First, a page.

WASHINGTON: So the US President and Indian Prime Minister bonded - over tales of frustration of getting the job done in an unfamiliar city where bureaucratic infrastructure cannot live up to their high standards.
India’s newly elected leader - who had been on the visa ban list of the US for seven years - was welcomed by its President Barack Obama at the South Gate of the White House at 7 pm on a cool autumn Monday evening. The duo shook hands vigorously, before Obama escorted Modi to the Blue Room on the state floor.
Of course, as expected, it was just a dinner in name for Modi. On a strict religious fast, he sipped only warm water. His fellow diners had more choice - a 2010 Shafer Chardonnay ‘Red Shoulder’ and courses of compressed avocados, crisped halibut and mango creme brulee.
Initially, Modi alluded to his fast by saying that he did not want to embarrass anyone. “He hoped that they would continue with their normal practice and everyone else did eat,” said External Affairs Ministry spokesperson Syed Akbaruddin, who was also one of the invitees on the table. It wasn’t mentioned again in the 90-minute dinner.
In line with protocol, a plate, embossed with the official White House emblem was also placed in front of PM. But, it remained empty.
Unlike previous expectations, it wasn’t a private dinner - but rather a working repast for the two leaderships to familiarise themselves.
There were nine guests from each side, sitting across the long dining table. External Affairs Minister Sushma Swaraj in a maroon saree, white pearls and black coat sat on Modi’s right, along with National Security Adviser Ajit Doval, Foreign Secretary Sujatha Singh, Indian Ambassador to US S Jaishankar and senior officials from the PMO and MEA.
From the US side, besides the Vice-President, there was the Secretary of State, National Security Adviser Susan Rice, USAID chief Raj Shah, state department’s Nisha Biswal, US Digital Service Administrator Mikey Dickerson, Commerce’s Vinai Thummalapally and Phil Reed.
“It was a sort of getting to know each other discussion,” said Akbaruddin. Obama seemed to have tried to draw out the PM by asking him about this experience in the first few months of taking office.
“Remarkably, some of the things that he mentioned seemed to have a resonance from President Obama who said that he had similar concerns when he came in first,” he said.
Modi’s narration about how he got a rude awakening on coming to Delhi and finding the machinery much more slower than his state and frustrating his - seemed to have touched a chord in Obama.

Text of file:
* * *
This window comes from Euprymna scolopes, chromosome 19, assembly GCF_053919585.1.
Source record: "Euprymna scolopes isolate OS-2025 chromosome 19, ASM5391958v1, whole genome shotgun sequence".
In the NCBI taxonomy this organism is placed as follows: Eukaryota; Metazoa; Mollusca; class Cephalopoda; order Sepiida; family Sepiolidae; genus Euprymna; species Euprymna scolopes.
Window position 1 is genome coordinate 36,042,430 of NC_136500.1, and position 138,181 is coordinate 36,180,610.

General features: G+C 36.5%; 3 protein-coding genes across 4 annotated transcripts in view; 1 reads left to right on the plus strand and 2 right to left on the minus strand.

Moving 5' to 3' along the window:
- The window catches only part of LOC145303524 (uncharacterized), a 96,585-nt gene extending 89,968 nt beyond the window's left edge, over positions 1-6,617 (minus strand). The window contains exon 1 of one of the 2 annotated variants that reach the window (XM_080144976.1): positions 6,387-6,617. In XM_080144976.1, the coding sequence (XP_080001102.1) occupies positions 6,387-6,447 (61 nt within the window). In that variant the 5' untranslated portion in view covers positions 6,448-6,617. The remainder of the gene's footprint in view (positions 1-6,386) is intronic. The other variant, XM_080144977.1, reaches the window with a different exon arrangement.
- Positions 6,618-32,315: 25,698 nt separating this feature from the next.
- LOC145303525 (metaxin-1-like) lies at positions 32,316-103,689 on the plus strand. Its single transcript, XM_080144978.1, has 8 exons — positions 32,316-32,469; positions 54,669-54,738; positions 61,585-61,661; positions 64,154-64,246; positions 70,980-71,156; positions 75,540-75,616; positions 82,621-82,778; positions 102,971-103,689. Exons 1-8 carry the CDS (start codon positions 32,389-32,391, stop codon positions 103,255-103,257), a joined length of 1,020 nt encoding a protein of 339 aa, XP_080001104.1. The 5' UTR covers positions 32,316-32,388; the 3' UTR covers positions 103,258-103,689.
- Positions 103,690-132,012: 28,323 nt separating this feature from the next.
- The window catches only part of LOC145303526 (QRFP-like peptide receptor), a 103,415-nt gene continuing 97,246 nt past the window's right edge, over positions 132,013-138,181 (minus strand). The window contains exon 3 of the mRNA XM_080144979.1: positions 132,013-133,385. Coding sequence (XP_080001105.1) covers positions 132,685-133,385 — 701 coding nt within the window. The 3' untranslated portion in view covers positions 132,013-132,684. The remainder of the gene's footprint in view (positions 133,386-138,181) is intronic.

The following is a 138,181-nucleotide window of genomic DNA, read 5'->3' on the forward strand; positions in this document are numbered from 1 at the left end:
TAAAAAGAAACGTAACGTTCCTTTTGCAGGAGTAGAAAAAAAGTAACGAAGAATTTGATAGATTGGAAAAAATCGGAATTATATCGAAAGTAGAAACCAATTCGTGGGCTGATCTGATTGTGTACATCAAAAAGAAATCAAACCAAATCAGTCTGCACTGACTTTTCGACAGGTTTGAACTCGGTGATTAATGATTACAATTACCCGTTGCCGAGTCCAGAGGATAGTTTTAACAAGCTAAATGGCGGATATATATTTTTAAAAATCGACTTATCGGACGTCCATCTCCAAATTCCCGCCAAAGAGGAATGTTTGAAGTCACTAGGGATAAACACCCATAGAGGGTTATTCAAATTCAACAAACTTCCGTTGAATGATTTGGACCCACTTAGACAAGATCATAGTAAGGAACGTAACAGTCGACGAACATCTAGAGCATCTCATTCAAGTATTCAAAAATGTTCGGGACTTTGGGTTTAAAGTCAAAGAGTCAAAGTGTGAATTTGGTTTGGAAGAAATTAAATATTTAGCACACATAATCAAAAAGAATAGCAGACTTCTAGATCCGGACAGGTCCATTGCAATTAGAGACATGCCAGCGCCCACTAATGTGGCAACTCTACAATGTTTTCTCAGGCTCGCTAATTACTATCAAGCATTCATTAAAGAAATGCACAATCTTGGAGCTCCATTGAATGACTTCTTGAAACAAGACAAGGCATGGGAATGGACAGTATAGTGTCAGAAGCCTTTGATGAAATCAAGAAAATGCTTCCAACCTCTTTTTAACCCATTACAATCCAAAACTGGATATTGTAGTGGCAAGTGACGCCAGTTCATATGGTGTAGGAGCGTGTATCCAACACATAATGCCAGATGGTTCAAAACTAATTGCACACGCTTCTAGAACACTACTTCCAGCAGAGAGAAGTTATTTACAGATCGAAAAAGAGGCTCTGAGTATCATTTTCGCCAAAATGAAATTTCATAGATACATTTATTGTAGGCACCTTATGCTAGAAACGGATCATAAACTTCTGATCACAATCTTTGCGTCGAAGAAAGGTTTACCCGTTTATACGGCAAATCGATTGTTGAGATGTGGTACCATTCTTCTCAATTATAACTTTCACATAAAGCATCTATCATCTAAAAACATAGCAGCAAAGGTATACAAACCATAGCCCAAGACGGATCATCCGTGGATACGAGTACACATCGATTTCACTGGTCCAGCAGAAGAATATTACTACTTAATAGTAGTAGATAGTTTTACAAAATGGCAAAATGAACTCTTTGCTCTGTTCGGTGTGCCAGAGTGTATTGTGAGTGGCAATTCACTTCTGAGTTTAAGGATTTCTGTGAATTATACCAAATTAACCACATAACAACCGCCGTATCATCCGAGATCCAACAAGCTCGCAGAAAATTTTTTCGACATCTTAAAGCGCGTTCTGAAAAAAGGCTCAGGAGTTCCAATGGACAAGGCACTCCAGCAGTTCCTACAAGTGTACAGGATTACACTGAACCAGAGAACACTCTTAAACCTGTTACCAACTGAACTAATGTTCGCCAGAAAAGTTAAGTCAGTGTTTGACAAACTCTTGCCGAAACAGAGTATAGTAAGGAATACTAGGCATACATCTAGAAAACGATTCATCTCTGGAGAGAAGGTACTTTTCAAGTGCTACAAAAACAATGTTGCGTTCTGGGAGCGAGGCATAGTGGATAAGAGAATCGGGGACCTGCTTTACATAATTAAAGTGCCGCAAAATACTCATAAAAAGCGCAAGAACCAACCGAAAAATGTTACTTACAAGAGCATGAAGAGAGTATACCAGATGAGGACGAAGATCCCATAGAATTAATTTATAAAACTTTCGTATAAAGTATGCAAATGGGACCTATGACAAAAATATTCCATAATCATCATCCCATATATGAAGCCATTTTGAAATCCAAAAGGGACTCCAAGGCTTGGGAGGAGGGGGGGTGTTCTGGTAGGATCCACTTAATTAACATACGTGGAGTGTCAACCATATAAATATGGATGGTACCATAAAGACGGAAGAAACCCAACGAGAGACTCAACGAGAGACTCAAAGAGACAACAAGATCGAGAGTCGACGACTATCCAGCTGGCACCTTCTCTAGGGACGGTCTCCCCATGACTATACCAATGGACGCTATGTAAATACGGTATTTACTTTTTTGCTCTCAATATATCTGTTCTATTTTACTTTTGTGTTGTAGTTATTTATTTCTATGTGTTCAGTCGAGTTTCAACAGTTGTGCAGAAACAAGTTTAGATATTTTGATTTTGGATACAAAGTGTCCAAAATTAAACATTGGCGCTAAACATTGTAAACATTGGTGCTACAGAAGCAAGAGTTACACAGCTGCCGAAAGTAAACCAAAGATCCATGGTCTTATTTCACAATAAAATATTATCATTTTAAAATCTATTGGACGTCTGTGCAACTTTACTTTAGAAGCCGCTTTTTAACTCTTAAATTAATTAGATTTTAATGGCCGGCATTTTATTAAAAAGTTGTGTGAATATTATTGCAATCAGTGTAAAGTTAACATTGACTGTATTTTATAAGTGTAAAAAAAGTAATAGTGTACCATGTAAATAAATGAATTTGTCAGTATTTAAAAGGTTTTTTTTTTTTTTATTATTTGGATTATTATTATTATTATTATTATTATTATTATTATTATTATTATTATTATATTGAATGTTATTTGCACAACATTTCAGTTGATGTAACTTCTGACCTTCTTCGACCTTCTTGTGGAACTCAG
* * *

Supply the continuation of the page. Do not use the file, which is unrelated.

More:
“The PM said that when came from Gujarat, he found that the technological infrastructure in Delhi was not what he even used to in Gujarat,” he said.
This seemed to have caused Obama to nod his head in assent, who also shared his “disappointment in terms of initial infrastructure in what was available for government”. “President Obama said his experience was something similar, and how he had gone around focusing on technology and e-governance initiative which the PM was himself very keen about,” he said.
There were other commonalities between the two - an outsider to their capital cities on assuming power and both leveraged technology successfully for their election campaigns.
The conversation was basically to establish a rapport, who had so far talked on the phone when Obama congratulated Modi on the election day.
In fact, Obama mentioned that he had heard about PM’s blockbuster Madison Square Ground event - which must have brought a smile to PM’s face. “They did not get into substantive issues. These were very cordial and comforting conversation where each was trying to understand the other’s perspective,” said Akbaruddin.
At the same time, both agreed on a broad picture - that there had to be big ticket item “to be achieved in a finite period of next few years” which will increase the focus.
In general terms, both also discussed ways to take India-US ties beyond the bilateral realm. “Ebola crisis and Afghanistan, these were the two areas that were broadly flagged,” said the senior Indian diplomat.
Obama and Modi felt that India and the US should focus on “some big thing” to achieve in a finite time period
The two leaders found a common ground - on use of technology during polls, outsider status in their capital cities and vexation with lack of bureaucratic machinery to implement vision
Emphasis on cooperation in global issues — Afghanistan and Ebola — flagged by the two countries